It must have been from other people’s reactions when I would get up and perform as a kid. I used to sing with my grandparents at their gigs from the age of 3 or 4. My parents must have seen something in me as they sent me to London for vocal coaching when I was only 9 years old. My mum thought I maybe had something special vocally and wanted to find out if she was right or whether she just thought I was good because I was her daughter hahahah.

Your grandparents were performing as a soul duo, what do you remember about them touring?

I remember getting up onstage with them at a show at a church in Frankfurt and standing in the middle of the two of them with a tambourine in my hand. I also remember that I’d kick off if they didn’t play Celebration by Kool and the Gang as it was my absolute favourite.

What did you learn from them?

I think the most important thing that I learnt from watching them was to perform out of pure love for music not necessarily for recognition. That way you’re happy performing to 3 people or 30,000 because you just love being onstage.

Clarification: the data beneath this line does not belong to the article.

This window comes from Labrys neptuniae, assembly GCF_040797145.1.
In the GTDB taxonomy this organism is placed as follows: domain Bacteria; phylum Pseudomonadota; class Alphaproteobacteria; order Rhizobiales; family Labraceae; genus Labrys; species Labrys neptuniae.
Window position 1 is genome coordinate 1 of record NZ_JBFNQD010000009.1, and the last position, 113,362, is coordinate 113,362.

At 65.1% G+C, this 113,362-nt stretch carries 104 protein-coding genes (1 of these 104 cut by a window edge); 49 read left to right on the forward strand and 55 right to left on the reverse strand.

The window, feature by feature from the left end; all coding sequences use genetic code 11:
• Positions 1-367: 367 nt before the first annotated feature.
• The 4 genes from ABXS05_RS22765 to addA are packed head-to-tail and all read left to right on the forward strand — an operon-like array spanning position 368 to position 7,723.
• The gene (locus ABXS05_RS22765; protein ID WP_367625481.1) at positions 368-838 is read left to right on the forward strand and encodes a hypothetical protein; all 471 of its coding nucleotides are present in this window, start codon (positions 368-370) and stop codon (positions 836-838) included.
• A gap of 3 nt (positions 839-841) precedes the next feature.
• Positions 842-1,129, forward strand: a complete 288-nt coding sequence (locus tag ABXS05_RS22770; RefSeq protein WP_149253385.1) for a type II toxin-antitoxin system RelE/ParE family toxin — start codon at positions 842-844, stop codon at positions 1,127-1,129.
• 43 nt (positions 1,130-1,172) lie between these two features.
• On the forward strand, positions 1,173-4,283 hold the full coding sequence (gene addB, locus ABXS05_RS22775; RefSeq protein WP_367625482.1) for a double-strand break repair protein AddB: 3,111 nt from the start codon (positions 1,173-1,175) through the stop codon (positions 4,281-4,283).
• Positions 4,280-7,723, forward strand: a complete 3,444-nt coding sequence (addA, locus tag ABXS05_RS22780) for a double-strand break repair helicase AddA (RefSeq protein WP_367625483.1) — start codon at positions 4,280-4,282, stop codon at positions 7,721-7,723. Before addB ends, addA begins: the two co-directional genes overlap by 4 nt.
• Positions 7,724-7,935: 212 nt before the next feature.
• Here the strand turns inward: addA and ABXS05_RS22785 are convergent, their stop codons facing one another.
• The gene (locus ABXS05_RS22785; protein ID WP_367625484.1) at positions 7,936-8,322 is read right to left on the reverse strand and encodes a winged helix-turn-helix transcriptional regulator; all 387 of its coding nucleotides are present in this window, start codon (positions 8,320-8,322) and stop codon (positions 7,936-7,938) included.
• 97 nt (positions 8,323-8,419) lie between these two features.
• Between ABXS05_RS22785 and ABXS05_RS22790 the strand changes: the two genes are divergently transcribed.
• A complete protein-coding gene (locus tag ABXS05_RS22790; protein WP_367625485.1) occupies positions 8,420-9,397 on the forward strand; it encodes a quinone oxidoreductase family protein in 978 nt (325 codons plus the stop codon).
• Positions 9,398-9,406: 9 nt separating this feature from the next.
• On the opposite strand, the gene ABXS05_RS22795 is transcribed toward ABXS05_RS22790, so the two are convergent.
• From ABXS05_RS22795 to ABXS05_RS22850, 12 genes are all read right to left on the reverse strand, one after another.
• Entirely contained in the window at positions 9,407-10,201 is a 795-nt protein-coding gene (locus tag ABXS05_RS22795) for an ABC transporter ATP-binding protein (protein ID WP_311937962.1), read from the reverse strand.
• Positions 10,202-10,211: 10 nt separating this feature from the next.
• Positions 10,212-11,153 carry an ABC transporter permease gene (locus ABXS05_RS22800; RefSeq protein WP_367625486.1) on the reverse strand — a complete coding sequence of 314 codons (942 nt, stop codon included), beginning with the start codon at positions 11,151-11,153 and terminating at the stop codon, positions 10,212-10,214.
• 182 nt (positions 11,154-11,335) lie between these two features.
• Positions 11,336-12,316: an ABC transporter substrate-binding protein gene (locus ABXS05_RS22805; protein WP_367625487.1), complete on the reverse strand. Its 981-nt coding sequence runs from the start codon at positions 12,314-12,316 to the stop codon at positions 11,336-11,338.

How did you get started yourself?

I used to be part of children’s singing clubs and choirs that massively helped to improve my confidence. I also used to upload videos of me singing to YouTube and my Dad used to send them round to his friends as he was so proud. One of his friends saw my videos and put me on as an opening act for a couple of big events. They really gave me a taste of the kind of shows I wanted to be headlining. Then when I was 17 years old, I was advised to get a manager and a friend put me in touch with the same manager I’m still with now, five years later!  Once I met Mike, I started working with producers and songwriters and building a catalogue of songs.